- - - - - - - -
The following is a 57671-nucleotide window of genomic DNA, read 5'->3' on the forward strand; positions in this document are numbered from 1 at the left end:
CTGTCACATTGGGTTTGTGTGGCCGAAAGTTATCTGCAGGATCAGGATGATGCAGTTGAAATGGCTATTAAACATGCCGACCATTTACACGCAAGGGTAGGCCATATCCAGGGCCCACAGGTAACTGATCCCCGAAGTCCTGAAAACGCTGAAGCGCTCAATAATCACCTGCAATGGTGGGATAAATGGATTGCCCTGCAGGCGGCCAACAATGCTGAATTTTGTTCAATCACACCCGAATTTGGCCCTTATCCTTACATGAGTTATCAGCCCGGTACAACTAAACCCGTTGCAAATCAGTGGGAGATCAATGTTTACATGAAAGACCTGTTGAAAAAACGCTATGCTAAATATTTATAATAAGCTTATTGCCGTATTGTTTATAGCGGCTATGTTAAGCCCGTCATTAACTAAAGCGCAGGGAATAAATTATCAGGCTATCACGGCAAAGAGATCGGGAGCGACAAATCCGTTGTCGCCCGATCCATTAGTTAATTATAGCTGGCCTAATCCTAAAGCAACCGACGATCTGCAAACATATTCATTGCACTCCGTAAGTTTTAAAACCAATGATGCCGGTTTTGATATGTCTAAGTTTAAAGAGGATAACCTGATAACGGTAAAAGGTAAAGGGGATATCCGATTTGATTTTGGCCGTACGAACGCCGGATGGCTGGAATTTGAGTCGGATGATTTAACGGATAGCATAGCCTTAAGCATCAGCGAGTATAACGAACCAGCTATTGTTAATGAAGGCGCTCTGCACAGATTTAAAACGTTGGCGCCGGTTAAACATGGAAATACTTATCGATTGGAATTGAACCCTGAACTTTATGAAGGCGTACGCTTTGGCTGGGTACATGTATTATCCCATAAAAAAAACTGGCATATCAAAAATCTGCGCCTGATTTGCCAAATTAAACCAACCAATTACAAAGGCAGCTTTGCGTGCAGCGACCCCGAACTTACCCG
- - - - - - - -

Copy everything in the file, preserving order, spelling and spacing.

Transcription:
The following is a 57671-nucleotide window of genomic DNA, read 5'->3' on the forward strand; positions in this document are numbered from 1 at the left end:
CTGTCACATTGGGTTTGTGTGGCCGAAAGTTATCTGCAGGATCAGGATGATGCAGTTGAAATGGCTATTAAACATGCCGACCATTTACACGCAAGGGTAGGCCATATCCAGGGCCCACAGGTAACTGATCCCCGAAGTCCTGAAAACGCTGAAGCGCTCAATAATCACCTGCAATGGTGGGATAAATGGATTGCCCTGCAGGCGGCCAACAATGCTGAATTTTGTTCAATCACACCCGAATTTGGCCCTTATCCTTACATGAGTTATCAGCCCGGTACAACTAAACCCGTTGCAAATCAGTGGGAGATCAATGTTTACATGAAAGACCTGTTGAAAAAACGCTATGCTAAATATTTATAATAAGCTTATTGCCGTATTGTTTATAGCGGCTATGTTAAGCCCGTCATTAACTAAAGCGCAGGGAATAAATTATCAGGCTATCACGGCAAAGAGATCGGGAGCGACAAATCCGTTGTCGCCCGATCCATTAGTTAATTATAGCTGGCCTAATCCTAAAGCAACCGACGATCTGCAAACATATTCATTGCACTCCGTAAGTTTTAAAACCAATGATGCCGGTTTTGATATGTCTAAGTTTAAAGAGGATAACCTGATAACGGTAAAAGGTAAAGGGGATATCCGATTTGATTTTGGCCGTACGAACGCCGGATGGCTGGAATTTGAGTCGGATGATTTAACGGATAGCATAGCCTTAAGCATCAGCGAGTATAACGAACCAGCTATTGTTAATGAAGGCGCTCTGCACAGATTTAAAACGTTGGCGCCGGTTAAACATGGAAATACTTATCGATTGGAATTGAACCCTGAACTTTATGAAGGCGTACGCTTTGGCTGGGTACATGTATTATCCCATAAAAAAAACTGGCATATCAAAAATCTGCGCCTGATTTGCCAAATTAAACCAACCAATTACAAAGGCAGCTTTGCGTGCAGCGACCCCGAACTTACCCG